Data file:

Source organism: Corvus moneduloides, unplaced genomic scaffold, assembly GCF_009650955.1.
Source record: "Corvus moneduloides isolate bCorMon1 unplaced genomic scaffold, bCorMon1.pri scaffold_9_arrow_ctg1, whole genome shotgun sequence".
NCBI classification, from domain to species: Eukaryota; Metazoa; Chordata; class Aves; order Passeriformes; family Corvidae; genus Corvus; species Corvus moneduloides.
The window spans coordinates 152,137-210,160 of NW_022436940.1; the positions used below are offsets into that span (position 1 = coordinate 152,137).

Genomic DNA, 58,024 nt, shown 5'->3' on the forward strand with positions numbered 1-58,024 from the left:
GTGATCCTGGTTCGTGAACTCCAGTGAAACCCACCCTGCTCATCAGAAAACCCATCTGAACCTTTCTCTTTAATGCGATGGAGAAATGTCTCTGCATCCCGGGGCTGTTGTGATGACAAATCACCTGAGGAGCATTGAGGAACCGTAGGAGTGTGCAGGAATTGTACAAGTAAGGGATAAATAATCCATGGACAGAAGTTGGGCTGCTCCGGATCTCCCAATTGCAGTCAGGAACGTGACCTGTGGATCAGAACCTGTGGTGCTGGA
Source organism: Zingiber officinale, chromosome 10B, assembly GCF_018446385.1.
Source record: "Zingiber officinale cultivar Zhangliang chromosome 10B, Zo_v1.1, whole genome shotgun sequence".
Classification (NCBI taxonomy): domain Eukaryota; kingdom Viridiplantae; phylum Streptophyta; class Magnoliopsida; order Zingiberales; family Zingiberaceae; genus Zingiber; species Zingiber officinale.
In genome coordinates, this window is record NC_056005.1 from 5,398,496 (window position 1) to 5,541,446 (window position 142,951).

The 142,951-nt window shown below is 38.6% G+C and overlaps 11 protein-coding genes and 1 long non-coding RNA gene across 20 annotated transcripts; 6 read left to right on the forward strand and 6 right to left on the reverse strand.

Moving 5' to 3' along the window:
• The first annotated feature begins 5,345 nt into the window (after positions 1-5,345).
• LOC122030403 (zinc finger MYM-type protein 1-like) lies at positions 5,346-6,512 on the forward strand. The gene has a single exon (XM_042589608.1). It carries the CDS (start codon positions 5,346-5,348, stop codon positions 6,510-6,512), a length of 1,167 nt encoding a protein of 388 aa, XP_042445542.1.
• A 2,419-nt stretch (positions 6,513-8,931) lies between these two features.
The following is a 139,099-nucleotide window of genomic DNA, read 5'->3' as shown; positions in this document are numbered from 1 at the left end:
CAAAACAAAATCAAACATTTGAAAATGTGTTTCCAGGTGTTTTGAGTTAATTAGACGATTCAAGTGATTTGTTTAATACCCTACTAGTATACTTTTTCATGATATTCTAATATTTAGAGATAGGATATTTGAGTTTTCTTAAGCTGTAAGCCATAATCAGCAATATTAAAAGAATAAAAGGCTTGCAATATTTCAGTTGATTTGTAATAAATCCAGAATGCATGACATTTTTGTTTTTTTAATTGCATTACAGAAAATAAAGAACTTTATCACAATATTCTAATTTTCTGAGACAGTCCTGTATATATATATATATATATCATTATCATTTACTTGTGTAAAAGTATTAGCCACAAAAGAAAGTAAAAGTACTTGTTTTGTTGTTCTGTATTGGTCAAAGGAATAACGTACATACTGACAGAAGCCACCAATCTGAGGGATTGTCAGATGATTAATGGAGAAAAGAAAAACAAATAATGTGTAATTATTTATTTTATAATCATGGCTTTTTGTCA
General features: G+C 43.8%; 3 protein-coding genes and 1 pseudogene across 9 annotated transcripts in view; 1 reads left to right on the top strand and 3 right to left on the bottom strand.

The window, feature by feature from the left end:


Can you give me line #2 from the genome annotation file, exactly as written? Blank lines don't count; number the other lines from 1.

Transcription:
Source record: "Corvus moneduloides isolate bCorMon1 unplaced genomic scaffold, bCorMon1.pri scaffold_9_arrow_ctg1, whole genome shotgun sequence".